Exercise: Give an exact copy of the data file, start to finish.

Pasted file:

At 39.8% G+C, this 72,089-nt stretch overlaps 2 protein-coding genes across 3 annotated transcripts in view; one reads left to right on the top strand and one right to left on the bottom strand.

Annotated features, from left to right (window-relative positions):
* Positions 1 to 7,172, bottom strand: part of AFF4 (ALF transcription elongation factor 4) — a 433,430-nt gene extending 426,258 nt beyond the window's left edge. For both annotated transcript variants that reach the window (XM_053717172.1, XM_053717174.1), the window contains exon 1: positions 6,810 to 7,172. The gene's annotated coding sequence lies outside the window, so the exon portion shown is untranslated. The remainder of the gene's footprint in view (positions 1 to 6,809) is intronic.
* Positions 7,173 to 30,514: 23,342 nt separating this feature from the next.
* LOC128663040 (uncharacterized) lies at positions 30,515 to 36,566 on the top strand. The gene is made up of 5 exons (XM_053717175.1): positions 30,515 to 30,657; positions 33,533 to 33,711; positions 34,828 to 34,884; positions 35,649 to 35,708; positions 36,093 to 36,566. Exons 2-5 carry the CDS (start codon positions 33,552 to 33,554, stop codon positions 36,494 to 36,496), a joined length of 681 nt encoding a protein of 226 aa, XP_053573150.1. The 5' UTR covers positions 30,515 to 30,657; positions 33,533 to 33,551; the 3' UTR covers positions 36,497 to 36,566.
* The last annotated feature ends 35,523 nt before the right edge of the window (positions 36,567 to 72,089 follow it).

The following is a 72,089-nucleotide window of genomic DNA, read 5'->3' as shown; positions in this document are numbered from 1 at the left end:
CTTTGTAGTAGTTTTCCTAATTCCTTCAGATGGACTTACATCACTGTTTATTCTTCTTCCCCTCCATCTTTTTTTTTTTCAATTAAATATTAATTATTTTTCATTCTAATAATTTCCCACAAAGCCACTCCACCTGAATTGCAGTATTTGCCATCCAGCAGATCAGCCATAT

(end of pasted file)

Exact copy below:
At 39.8% G+C, this 72,089-nt stretch overlaps 2 protein-coding genes across 3 annotated transcripts in view; one reads left to right on the top strand and one right to left on the bottom strand.

Annotated features, from left to right (window-relative positions):
* Positions 1 to 7,172, bottom strand: part of AFF4 (ALF transcription elongation factor 4) — a 433,430-nt gene extending 426,258 nt beyond the window's left edge. For both annotated transcript variants that reach the window (XM_053717172.1, XM_053717174.1), the window contains exon 1: positions 6,810 to 7,172. The gene's annotated coding sequence lies outside the window, so the exon portion shown is untranslated. The remainder of the gene's footprint in view (positions 1 to 6,809) is intronic.
* Positions 7,173 to 30,514: 23,342 nt separating this feature from the next.
* LOC128663040 (uncharacterized) lies at positions 30,515 to 36,566 on the top strand. The gene is made up of 5 exons (XM_053717175.1): positions 30,515 to 30,657; positions 33,533 to 33,711; positions 34,828 to 34,884; positions 35,649 to 35,708; positions 36,093 to 36,566. Exons 2-5 carry the CDS (start codon positions 33,552 to 33,554, stop codon positions 36,494 to 36,496), a joined length of 681 nt encoding a protein of 226 aa, XP_053573150.1. The 5' UTR covers positions 30,515 to 30,657; positions 33,533 to 33,551; the 3' UTR covers positions 36,497 to 36,566.
* The last annotated feature ends 35,523 nt before the right edge of the window (positions 36,567 to 72,089 follow it).

The following is a 72,089-nucleotide window of genomic DNA, read 5'->3' as shown; positions in this document are numbered from 1 at the left end:
CTTTGTAGTAGTTTTCCTAATTCCTTCAGATGGACTTACATCACTGTTTATTCTTCTTCCCCTCCATCTTTTTTTTTTTCAATTAAATATTAATTATTTTTCATTCTAATAATTTCCCACAAAGCCACTCCACCTGAATTGCAGTATTTGCCATCCAGCAGATCAGCCATAT